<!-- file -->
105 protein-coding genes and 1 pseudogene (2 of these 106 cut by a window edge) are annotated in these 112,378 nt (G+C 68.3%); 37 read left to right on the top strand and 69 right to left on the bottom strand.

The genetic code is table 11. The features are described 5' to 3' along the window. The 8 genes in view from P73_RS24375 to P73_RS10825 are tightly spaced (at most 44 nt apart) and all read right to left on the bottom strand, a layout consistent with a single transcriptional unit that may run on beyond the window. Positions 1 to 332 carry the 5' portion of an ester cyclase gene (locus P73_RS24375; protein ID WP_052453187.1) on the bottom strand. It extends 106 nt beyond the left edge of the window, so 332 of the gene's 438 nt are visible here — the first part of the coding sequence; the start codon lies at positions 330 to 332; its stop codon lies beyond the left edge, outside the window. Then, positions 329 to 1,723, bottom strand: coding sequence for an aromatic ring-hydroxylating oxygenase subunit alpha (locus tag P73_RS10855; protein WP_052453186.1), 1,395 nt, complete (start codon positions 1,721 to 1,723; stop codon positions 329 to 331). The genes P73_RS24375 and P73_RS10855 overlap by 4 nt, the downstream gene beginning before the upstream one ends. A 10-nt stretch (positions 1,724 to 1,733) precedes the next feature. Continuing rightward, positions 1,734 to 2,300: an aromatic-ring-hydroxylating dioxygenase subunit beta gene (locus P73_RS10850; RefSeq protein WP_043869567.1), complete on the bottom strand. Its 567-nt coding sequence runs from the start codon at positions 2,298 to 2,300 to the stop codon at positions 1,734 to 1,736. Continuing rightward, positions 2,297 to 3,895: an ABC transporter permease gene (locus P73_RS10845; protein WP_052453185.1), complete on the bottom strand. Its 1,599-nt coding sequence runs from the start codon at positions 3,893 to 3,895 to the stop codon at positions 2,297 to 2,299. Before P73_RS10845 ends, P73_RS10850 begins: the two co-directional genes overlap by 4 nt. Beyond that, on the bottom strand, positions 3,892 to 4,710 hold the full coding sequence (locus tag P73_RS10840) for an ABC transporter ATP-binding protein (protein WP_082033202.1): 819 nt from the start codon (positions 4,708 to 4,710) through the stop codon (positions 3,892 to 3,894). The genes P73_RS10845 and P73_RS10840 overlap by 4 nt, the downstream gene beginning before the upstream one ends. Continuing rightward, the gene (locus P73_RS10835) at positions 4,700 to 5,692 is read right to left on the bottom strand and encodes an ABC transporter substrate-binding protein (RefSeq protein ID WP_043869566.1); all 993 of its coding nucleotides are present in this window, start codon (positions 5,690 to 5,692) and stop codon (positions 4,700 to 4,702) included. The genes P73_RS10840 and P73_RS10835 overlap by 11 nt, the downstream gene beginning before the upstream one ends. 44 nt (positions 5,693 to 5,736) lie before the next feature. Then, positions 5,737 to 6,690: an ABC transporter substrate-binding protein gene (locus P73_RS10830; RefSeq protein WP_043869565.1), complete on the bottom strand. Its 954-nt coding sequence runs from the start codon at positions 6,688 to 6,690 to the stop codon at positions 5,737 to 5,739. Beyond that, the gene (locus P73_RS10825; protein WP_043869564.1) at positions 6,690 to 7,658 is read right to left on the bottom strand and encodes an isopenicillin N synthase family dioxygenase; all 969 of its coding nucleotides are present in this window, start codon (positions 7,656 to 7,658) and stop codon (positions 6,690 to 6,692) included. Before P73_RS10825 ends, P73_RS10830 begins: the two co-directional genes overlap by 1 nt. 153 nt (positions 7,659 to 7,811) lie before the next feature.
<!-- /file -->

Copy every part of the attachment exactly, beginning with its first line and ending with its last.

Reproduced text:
105 protein-coding genes and 1 pseudogene (2 of these 106 cut by a window edge) are annotated in these 112,378 nt (G+C 68.3%); 37 read left to right on the top strand and 69 right to left on the bottom strand.

The genetic code is table 11. The features are described 5' to 3' along the window. The 8 genes in view from P73_RS24375 to P73_RS10825 are tightly spaced (at most 44 nt apart) and all read right to left on the bottom strand, a layout consistent with a single transcriptional unit that may run on beyond the window. Positions 1 to 332 carry the 5' portion of an ester cyclase gene (locus P73_RS24375; protein ID WP_052453187.1) on the bottom strand. It extends 106 nt beyond the left edge of the window, so 332 of the gene's 438 nt are visible here — the first part of the coding sequence; the start codon lies at positions 330 to 332; its stop codon lies beyond the left edge, outside the window. Then, positions 329 to 1,723, bottom strand: coding sequence for an aromatic ring-hydroxylating oxygenase subunit alpha (locus tag P73_RS10855; protein WP_052453186.1), 1,395 nt, complete (start codon positions 1,721 to 1,723; stop codon positions 329 to 331). The genes P73_RS24375 and P73_RS10855 overlap by 4 nt, the downstream gene beginning before the upstream one ends. A 10-nt stretch (positions 1,724 to 1,733) precedes the next feature. Continuing rightward, positions 1,734 to 2,300: an aromatic-ring-hydroxylating dioxygenase subunit beta gene (locus P73_RS10850; RefSeq protein WP_043869567.1), complete on the bottom strand. Its 567-nt coding sequence runs from the start codon at positions 2,298 to 2,300 to the stop codon at positions 1,734 to 1,736. Continuing rightward, positions 2,297 to 3,895: an ABC transporter permease gene (locus P73_RS10845; protein WP_052453185.1), complete on the bottom strand. Its 1,599-nt coding sequence runs from the start codon at positions 3,893 to 3,895 to the stop codon at positions 2,297 to 2,299. Before P73_RS10845 ends, P73_RS10850 begins: the two co-directional genes overlap by 4 nt. Beyond that, on the bottom strand, positions 3,892 to 4,710 hold the full coding sequence (locus tag P73_RS10840) for an ABC transporter ATP-binding protein (protein WP_082033202.1): 819 nt from the start codon (positions 4,708 to 4,710) through the stop codon (positions 3,892 to 3,894). The genes P73_RS10845 and P73_RS10840 overlap by 4 nt, the downstream gene beginning before the upstream one ends. Continuing rightward, the gene (locus P73_RS10835) at positions 4,700 to 5,692 is read right to left on the bottom strand and encodes an ABC transporter substrate-binding protein (RefSeq protein ID WP_043869566.1); all 993 of its coding nucleotides are present in this window, start codon (positions 5,690 to 5,692) and stop codon (positions 4,700 to 4,702) included. The genes P73_RS10840 and P73_RS10835 overlap by 11 nt, the downstream gene beginning before the upstream one ends. 44 nt (positions 5,693 to 5,736) lie before the next feature. Then, positions 5,737 to 6,690: an ABC transporter substrate-binding protein gene (locus P73_RS10830; RefSeq protein WP_043869565.1), complete on the bottom strand. Its 954-nt coding sequence runs from the start codon at positions 6,688 to 6,690 to the stop codon at positions 5,737 to 5,739. Beyond that, the gene (locus P73_RS10825; protein WP_043869564.1) at positions 6,690 to 7,658 is read right to left on the bottom strand and encodes an isopenicillin N synthase family dioxygenase; all 969 of its coding nucleotides are present in this window, start codon (positions 7,656 to 7,658) and stop codon (positions 6,690 to 6,692) included. Before P73_RS10825 ends, P73_RS10830 begins: the two co-directional genes overlap by 1 nt. 153 nt (positions 7,659 to 7,811) lie before the next feature.